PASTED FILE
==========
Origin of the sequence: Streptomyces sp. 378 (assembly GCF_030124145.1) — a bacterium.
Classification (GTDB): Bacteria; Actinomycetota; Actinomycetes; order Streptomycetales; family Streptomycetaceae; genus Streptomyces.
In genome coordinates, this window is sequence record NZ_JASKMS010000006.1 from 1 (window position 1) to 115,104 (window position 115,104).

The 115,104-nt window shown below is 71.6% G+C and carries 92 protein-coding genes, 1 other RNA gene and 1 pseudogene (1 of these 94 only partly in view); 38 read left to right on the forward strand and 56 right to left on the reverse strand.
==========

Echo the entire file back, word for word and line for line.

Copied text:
Origin of the sequence: Streptomyces sp. 378 (assembly GCF_030124145.1) — a bacterium.
Classification (GTDB): Bacteria; Actinomycetota; Actinomycetes; order Streptomycetales; family Streptomycetaceae; genus Streptomyces.
In genome coordinates, this window is sequence record NZ_JASKMS010000006.1 from 1 (window position 1) to 115,104 (window position 115,104).

The 115,104-nt window shown below is 71.6% G+C and carries 92 protein-coding genes, 1 other RNA gene and 1 pseudogene (1 of these 94 only partly in view); 38 read left to right on the forward strand and 56 right to left on the reverse strand.